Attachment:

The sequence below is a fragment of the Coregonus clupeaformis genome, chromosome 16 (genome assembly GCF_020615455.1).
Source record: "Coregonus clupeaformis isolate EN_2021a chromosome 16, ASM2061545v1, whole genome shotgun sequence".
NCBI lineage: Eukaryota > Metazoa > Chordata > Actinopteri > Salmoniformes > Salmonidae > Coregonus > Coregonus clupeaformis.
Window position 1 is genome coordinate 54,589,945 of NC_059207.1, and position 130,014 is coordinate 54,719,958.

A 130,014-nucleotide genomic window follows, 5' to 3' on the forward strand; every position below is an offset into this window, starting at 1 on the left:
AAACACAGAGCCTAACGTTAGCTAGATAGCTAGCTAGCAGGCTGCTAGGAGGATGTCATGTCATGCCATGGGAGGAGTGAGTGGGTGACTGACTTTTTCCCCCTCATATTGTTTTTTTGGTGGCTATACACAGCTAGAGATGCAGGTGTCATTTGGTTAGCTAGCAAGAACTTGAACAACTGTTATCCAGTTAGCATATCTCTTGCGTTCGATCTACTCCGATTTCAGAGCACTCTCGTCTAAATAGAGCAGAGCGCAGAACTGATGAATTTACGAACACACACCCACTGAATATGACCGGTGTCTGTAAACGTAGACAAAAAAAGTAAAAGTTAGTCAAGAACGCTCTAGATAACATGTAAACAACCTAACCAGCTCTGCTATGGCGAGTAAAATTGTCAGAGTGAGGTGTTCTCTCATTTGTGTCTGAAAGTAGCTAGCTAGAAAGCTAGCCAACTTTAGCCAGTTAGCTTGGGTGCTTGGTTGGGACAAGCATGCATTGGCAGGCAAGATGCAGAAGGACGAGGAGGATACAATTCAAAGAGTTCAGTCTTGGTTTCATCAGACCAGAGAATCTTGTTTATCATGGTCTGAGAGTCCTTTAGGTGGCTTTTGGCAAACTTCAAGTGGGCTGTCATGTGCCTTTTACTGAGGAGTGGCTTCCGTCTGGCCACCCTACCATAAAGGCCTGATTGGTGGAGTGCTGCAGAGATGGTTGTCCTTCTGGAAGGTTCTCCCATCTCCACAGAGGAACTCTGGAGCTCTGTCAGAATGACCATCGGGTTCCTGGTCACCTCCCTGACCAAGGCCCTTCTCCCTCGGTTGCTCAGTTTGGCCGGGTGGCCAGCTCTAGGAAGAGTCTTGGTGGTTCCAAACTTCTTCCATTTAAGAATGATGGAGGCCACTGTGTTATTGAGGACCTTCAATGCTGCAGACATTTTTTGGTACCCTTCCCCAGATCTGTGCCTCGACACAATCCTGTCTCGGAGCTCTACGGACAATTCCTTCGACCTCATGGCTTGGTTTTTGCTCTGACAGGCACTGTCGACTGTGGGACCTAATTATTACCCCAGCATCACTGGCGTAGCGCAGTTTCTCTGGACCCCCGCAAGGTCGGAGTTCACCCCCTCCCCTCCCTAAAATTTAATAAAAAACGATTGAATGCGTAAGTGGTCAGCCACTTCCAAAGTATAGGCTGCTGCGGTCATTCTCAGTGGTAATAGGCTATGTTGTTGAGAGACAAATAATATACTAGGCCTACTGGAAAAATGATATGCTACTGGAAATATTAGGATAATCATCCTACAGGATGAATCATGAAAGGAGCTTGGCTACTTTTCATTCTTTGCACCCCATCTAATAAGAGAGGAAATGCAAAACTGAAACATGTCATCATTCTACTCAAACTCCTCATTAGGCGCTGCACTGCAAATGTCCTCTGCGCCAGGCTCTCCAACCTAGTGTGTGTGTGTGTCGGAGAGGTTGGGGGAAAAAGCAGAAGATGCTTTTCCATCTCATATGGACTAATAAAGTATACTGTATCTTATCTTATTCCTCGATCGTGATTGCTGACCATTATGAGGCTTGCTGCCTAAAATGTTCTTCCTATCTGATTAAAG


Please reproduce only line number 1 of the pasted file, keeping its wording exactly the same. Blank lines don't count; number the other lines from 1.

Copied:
The sequence below is a fragment of the Coregonus clupeaformis genome, chromosome 16 (genome assembly GCF_020615455.1).